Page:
Houghton Mifflin Harcourt Books for Young Readers has been home to award-winning literature since 1864.
The best kind of day.

The best kind of day.

Where will your imagination take you this weekend?

Where will your imagination take you this weekend?

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We couldn’t have said it better ourselves!

We love this! Like if you can’t wait for The Giver movie!

stashingbooks:

"Once, back in the time of memories, everything had a shape and size, the way things still do, but they also had a quality called color.

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Enter to win a free trip for two to the New York City premier of The Giver movie!

Doesn’t this look like a lovely Tuesday?

Doesn’t this look like a lovely Tuesday?

(via livingthroughbooks)

usatoday's Happily Ever After blog exclusively debuts the MORTAL HEART trailer today! What do you think?

Want to win a chance to walk the red carpet at the premiere of The Giver movie in NYC? Upload a photo of yourself reading THE GIVER to Instagram, Facebook, Twitter or Photobucket with the hashtag #TheGiver to enter. Official rules attached here.

We’re in! Are you?

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We agree!

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Enter for a chance to win a trip for two to the premiere of The Giver movie! @profangrls has all the info on this week’s theme for The Giver challenge.

The Hollywood Reporter shares Lois Lowry’s first comments on The Giver movie: http://bit.ly/1qvzA8r.

Happy pub date to Barbarian Lord by Matt Smith! To celebrate, Matt shared with us an inside look at his process (below). Enjoy!

First off, Barbarian Lord is primarily drawn digitally.  I set out with the best intentions to move in one direction with clearly defined stages of progress.  These being to write a script, create thumbnail sketches from that script and move into final art from those thumbnails, but throughout the process I made a lot of changes—a whole lot.  Pages were dropped, added, sequences rearranged and characters redesigned as needed to best tell the story I imagined right up until the last day.  Working digitally made this fluid process go a little easier and luckily I had fantastic editors, wizards, really, who were unfazed by this approach.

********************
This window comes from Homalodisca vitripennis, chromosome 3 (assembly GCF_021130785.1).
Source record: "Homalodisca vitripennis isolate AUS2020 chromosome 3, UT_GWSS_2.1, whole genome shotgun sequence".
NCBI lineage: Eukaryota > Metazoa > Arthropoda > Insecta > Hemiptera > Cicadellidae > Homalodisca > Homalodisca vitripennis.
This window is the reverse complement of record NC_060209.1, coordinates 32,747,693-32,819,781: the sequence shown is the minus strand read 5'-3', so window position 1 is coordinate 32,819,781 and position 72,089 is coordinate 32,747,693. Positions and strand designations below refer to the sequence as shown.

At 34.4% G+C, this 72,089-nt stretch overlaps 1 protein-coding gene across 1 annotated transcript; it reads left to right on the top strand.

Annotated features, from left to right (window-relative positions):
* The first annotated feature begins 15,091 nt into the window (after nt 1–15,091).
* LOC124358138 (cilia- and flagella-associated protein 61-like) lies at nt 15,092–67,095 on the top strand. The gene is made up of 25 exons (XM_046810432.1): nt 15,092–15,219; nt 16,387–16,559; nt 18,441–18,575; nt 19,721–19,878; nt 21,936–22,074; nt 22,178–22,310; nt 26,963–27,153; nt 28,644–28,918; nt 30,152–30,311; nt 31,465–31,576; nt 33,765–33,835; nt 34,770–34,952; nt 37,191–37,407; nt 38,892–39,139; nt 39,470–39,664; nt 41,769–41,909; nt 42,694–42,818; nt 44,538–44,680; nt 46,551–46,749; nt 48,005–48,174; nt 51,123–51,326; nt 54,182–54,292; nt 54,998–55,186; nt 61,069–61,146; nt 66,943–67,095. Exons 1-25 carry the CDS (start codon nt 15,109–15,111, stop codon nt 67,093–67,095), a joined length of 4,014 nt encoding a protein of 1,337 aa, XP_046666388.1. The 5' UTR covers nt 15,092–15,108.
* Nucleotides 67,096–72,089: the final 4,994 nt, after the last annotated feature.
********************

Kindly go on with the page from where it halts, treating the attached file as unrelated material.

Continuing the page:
Having said that, things always began on paper.  After writing the story out in a script form,  I would see what the page spreads would look like by drawing a column of little boxes for each chapter.  Brief notes would be added of which part of the script should fall onto each page. (first image)  Next would come rough page layouts of each page. (second image)

Images 3 and 4

The next step moved over to the digital drawing tablet to work out a refined sketch from the initial roughs.   Important at this stage was to place the text before I went any further with the sketch.

Image 5

Next would be to “ink” over the refined sketch.  This would be achieved by lowering the opacity of the sketch so that it would be visible and not interfere with the finished line work.  I would generally keep a few pages from the book open on a second monitor while inking to make sure I was keeping the characters consistent from page to page.

Images 6

 The last step for each page was to add the gray tones.  I kept a palette of a half-dozen grays so that I could keep some measure of consistency throughout the book.  At times I would reduce the opacity of some of the line work, such as with the crashing waves at the base of the cliff.

Image 7

The cover follows the same process, only without word balloons and with a bit of color.  

First came three different designs with a similar composition.

Image 8

I ended up favoring the middle design as I felt it best conveyed the aspects I wanted to put forward most about the book.  I also preferred the relatively simple play of shapes in this design.   The next step was to establish the line work.

Image 9

Following the line work, the gray tones were added in.

Image 10

Lastly, the color.

Headed to ALA? Make sure you visit us in booth 403—we’re ready for you!